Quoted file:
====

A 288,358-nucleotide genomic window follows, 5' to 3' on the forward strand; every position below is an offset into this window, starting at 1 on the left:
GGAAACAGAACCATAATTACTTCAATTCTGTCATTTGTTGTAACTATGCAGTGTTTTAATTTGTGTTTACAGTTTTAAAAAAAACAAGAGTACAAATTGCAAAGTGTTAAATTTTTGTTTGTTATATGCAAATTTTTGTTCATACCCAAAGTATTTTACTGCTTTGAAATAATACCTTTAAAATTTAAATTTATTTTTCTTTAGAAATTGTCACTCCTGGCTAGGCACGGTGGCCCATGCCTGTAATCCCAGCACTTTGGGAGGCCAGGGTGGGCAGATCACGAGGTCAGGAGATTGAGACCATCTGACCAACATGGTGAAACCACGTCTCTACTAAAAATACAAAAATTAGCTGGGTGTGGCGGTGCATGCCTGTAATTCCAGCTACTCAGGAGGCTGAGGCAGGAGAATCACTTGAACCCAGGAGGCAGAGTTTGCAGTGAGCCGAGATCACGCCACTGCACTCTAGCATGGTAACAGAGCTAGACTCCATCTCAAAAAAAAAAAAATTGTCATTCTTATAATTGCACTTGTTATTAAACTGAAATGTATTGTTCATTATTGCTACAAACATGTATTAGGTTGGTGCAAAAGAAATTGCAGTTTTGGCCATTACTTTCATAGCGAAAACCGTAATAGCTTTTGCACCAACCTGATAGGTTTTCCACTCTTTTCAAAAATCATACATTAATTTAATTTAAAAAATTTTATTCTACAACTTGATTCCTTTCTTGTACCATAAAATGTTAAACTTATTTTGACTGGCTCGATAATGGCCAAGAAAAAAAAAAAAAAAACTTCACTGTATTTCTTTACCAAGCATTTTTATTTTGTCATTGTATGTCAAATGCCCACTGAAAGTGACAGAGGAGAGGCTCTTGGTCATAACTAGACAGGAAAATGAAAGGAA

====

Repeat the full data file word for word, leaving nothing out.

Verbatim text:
A 288,358-nucleotide genomic window follows, 5' to 3' on the forward strand; every position below is an offset into this window, starting at 1 on the left:
GGAAACAGAACCATAATTACTTCAATTCTGTCATTTGTTGTAACTATGCAGTGTTTTAATTTGTGTTTACAGTTTTAAAAAAAACAAGAGTACAAATTGCAAAGTGTTAAATTTTTGTTTGTTATATGCAAATTTTTGTTCATACCCAAAGTATTTTACTGCTTTGAAATAATACCTTTAAAATTTAAATTTATTTTTCTTTAGAAATTGTCACTCCTGGCTAGGCACGGTGGCCCATGCCTGTAATCCCAGCACTTTGGGAGGCCAGGGTGGGCAGATCACGAGGTCAGGAGATTGAGACCATCTGACCAACATGGTGAAACCACGTCTCTACTAAAAATACAAAAATTAGCTGGGTGTGGCGGTGCATGCCTGTAATTCCAGCTACTCAGGAGGCTGAGGCAGGAGAATCACTTGAACCCAGGAGGCAGAGTTTGCAGTGAGCCGAGATCACGCCACTGCACTCTAGCATGGTAACAGAGCTAGACTCCATCTCAAAAAAAAAAAAATTGTCATTCTTATAATTGCACTTGTTATTAAACTGAAATGTATTGTTCATTATTGCTACAAACATGTATTAGGTTGGTGCAAAAGAAATTGCAGTTTTGGCCATTACTTTCATAGCGAAAACCGTAATAGCTTTTGCACCAACCTGATAGGTTTTCCACTCTTTTCAAAAATCATACATTAATTTAATTTAAAAAATTTTATTCTACAACTTGATTCCTTTCTTGTACCATAAAATGTTAAACTTATTTTGACTGGCTCGATAATGGCCAAGAAAAAAAAAAAAAAAACTTCACTGTATTTCTTTACCAAGCATTTTTATTTTGTCATTGTATGTCAAATGCCCACTGAAAGTGACAGAGGAGAGGCTCTTGGTCATAACTAGACAGGAAAATGAAAGGAA